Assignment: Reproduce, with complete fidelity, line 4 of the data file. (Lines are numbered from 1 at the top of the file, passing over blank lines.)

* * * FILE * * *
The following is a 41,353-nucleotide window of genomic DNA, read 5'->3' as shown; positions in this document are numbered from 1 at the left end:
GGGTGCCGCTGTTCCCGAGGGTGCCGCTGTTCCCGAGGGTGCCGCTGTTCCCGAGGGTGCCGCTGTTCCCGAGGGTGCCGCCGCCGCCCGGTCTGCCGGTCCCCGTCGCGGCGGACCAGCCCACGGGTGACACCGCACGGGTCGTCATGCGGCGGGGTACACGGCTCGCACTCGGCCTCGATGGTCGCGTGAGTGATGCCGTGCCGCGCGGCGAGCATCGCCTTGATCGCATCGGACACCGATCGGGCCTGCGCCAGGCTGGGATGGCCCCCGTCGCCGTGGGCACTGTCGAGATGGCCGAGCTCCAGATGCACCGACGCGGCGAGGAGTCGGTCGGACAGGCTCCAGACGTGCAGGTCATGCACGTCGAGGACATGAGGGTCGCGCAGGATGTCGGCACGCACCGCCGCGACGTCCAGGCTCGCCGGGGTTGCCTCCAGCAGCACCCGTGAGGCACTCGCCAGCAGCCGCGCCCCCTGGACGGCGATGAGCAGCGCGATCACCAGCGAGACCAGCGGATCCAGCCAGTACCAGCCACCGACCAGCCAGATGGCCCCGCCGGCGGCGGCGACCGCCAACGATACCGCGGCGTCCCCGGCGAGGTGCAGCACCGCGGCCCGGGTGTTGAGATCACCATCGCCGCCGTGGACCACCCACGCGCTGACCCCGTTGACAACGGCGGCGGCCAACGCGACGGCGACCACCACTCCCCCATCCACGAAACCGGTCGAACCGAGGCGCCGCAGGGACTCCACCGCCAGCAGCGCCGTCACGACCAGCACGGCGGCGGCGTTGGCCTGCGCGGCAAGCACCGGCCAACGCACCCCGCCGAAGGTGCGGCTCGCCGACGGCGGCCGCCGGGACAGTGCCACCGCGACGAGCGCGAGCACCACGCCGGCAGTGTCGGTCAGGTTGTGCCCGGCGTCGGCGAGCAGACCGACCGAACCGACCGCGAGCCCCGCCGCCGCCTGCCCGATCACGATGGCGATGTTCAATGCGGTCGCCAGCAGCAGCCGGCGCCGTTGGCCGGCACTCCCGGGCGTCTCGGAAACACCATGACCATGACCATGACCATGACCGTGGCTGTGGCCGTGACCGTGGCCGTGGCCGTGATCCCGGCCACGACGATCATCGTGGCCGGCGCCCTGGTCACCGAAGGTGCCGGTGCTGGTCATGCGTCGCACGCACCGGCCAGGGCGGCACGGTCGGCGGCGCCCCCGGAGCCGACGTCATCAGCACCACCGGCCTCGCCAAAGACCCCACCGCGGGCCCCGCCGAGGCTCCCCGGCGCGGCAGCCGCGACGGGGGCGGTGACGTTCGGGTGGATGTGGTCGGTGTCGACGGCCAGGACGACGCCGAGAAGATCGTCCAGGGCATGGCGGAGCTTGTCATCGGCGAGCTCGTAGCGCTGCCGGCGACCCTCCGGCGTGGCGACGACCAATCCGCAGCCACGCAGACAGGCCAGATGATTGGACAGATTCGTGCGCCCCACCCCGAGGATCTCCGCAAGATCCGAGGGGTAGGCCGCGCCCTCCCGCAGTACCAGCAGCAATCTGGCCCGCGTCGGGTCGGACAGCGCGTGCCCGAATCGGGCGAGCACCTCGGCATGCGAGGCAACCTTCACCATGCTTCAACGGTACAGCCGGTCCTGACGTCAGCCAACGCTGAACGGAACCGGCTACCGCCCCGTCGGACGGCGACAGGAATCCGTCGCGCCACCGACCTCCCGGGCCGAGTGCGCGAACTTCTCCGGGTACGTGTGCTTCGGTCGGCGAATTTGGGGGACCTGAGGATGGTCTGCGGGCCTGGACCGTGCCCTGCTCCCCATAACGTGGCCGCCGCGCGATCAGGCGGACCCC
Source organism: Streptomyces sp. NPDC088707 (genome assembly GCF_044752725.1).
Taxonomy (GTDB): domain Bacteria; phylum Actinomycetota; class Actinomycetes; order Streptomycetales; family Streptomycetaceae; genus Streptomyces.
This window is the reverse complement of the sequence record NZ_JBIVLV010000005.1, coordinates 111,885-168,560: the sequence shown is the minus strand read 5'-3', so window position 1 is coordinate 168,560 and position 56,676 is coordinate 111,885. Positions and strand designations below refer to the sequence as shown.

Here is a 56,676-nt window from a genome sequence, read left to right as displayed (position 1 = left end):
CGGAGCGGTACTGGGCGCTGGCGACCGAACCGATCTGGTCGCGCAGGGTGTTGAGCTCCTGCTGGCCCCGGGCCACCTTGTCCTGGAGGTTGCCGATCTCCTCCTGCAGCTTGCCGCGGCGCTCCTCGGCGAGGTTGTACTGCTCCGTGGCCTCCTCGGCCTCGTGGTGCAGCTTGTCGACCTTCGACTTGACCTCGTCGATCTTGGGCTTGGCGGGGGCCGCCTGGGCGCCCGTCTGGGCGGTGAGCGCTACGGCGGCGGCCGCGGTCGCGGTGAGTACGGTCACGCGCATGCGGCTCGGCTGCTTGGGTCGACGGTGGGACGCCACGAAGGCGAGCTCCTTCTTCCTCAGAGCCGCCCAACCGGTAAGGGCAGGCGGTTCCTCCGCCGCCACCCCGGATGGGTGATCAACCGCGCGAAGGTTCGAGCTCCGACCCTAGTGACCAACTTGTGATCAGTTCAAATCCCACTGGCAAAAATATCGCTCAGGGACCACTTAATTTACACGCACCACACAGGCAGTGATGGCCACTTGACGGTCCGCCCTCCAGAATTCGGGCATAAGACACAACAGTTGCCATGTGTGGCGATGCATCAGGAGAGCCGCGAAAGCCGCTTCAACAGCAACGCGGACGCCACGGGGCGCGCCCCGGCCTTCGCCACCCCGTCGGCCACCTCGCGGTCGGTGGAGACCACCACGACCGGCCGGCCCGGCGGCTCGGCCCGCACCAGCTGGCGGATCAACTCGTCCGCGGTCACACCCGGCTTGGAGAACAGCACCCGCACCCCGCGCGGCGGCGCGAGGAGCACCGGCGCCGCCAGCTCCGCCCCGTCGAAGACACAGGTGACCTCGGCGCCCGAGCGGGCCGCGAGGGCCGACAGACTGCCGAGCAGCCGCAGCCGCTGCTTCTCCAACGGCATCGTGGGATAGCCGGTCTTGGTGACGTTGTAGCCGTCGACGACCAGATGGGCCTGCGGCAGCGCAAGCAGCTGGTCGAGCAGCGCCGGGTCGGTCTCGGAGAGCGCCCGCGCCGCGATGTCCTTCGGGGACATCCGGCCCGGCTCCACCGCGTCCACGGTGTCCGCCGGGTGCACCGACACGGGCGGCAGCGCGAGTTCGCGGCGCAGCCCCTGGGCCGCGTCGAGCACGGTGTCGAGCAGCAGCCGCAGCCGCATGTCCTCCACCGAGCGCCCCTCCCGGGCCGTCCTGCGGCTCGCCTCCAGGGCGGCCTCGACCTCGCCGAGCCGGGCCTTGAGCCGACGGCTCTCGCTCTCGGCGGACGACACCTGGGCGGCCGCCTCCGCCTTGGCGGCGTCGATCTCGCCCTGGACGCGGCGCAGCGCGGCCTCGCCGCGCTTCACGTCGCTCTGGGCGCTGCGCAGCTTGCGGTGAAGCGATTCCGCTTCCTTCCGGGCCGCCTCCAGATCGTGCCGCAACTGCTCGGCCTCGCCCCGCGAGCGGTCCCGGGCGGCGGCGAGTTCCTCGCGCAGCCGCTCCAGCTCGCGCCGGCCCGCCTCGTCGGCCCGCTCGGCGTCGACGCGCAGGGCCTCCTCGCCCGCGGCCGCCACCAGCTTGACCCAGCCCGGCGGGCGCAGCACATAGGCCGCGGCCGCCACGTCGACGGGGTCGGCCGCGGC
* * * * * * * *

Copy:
Taxonomy (GTDB): domain Bacteria; phylum Actinomycetota; class Actinomycetes; order Streptomycetales; family Streptomycetaceae; genus Streptomyces.